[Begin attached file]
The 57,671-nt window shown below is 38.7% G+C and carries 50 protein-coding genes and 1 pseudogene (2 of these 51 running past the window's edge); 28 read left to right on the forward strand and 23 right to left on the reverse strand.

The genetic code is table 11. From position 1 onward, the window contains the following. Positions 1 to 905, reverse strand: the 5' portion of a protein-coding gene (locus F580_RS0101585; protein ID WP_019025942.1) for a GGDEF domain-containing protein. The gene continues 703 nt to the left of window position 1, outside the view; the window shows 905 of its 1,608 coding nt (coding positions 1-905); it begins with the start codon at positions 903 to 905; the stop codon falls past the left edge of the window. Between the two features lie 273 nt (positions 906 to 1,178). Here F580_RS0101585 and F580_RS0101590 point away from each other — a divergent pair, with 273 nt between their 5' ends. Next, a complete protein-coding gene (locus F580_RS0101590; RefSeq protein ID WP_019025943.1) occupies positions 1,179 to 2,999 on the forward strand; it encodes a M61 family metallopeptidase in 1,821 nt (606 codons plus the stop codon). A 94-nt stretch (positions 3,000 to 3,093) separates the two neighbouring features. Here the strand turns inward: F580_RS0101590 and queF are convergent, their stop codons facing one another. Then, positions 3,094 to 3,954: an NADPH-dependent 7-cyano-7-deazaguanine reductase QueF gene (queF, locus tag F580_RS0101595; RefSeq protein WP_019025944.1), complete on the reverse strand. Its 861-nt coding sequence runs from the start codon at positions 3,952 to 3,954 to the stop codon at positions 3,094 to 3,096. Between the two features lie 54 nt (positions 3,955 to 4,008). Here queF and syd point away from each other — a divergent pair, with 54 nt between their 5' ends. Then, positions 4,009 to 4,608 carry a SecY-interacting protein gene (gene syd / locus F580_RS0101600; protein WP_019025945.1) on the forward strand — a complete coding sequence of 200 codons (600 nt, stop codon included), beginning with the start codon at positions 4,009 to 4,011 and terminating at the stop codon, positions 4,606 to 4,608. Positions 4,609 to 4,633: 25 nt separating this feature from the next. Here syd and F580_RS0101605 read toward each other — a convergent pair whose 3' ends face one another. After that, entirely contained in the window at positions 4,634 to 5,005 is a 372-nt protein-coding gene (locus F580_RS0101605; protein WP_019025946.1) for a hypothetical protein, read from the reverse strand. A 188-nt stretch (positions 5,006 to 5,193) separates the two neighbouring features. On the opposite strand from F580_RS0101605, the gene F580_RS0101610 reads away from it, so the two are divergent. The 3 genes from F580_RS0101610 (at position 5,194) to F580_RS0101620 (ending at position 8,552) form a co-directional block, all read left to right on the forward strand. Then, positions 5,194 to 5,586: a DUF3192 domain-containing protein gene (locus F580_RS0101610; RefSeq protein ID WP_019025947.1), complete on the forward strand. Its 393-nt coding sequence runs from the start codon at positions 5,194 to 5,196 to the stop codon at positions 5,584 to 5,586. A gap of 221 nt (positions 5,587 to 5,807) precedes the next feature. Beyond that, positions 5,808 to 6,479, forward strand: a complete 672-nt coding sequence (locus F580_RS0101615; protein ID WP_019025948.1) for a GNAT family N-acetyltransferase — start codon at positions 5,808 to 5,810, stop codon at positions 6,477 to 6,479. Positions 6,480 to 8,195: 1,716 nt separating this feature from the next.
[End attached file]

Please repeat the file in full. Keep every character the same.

The 57,671-nt window shown below is 38.7% G+C and carries 50 protein-coding genes and 1 pseudogene (2 of these 51 running past the window's edge); 28 read left to right on the forward strand and 23 right to left on the reverse strand.

The genetic code is table 11. From position 1 onward, the window contains the following. Positions 1 to 905, reverse strand: the 5' portion of a protein-coding gene (locus F580_RS0101585; protein ID WP_019025942.1) for a GGDEF domain-containing protein. The gene continues 703 nt to the left of window position 1, outside the view; the window shows 905 of its 1,608 coding nt (coding positions 1-905); it begins with the start codon at positions 903 to 905; the stop codon falls past the left edge of the window. Between the two features lie 273 nt (positions 906 to 1,178). Here F580_RS0101585 and F580_RS0101590 point away from each other — a divergent pair, with 273 nt between their 5' ends. Next, a complete protein-coding gene (locus F580_RS0101590; RefSeq protein ID WP_019025943.1) occupies positions 1,179 to 2,999 on the forward strand; it encodes a M61 family metallopeptidase in 1,821 nt (606 codons plus the stop codon). A 94-nt stretch (positions 3,000 to 3,093) separates the two neighbouring features. Here the strand turns inward: F580_RS0101590 and queF are convergent, their stop codons facing one another. Then, positions 3,094 to 3,954: an NADPH-dependent 7-cyano-7-deazaguanine reductase QueF gene (queF, locus tag F580_RS0101595; RefSeq protein WP_019025944.1), complete on the reverse strand. Its 861-nt coding sequence runs from the start codon at positions 3,952 to 3,954 to the stop codon at positions 3,094 to 3,096. Between the two features lie 54 nt (positions 3,955 to 4,008). Here queF and syd point away from each other — a divergent pair, with 54 nt between their 5' ends. Then, positions 4,009 to 4,608 carry a SecY-interacting protein gene (gene syd / locus F580_RS0101600; protein WP_019025945.1) on the forward strand — a complete coding sequence of 200 codons (600 nt, stop codon included), beginning with the start codon at positions 4,009 to 4,011 and terminating at the stop codon, positions 4,606 to 4,608. Positions 4,609 to 4,633: 25 nt separating this feature from the next. Here syd and F580_RS0101605 read toward each other — a convergent pair whose 3' ends face one another. After that, entirely contained in the window at positions 4,634 to 5,005 is a 372-nt protein-coding gene (locus F580_RS0101605; protein WP_019025946.1) for a hypothetical protein, read from the reverse strand. A 188-nt stretch (positions 5,006 to 5,193) separates the two neighbouring features. On the opposite strand from F580_RS0101605, the gene F580_RS0101610 reads away from it, so the two are divergent. The 3 genes from F580_RS0101610 (at position 5,194) to F580_RS0101620 (ending at position 8,552) form a co-directional block, all read left to right on the forward strand. Then, positions 5,194 to 5,586: a DUF3192 domain-containing protein gene (locus F580_RS0101610; RefSeq protein ID WP_019025947.1), complete on the forward strand. Its 393-nt coding sequence runs from the start codon at positions 5,194 to 5,196 to the stop codon at positions 5,584 to 5,586. A gap of 221 nt (positions 5,587 to 5,807) precedes the next feature. Beyond that, positions 5,808 to 6,479, forward strand: a complete 672-nt coding sequence (locus F580_RS0101615; protein ID WP_019025948.1) for a GNAT family N-acetyltransferase — start codon at positions 5,808 to 5,810, stop codon at positions 6,477 to 6,479. Positions 6,480 to 8,195: 1,716 nt separating this feature from the next.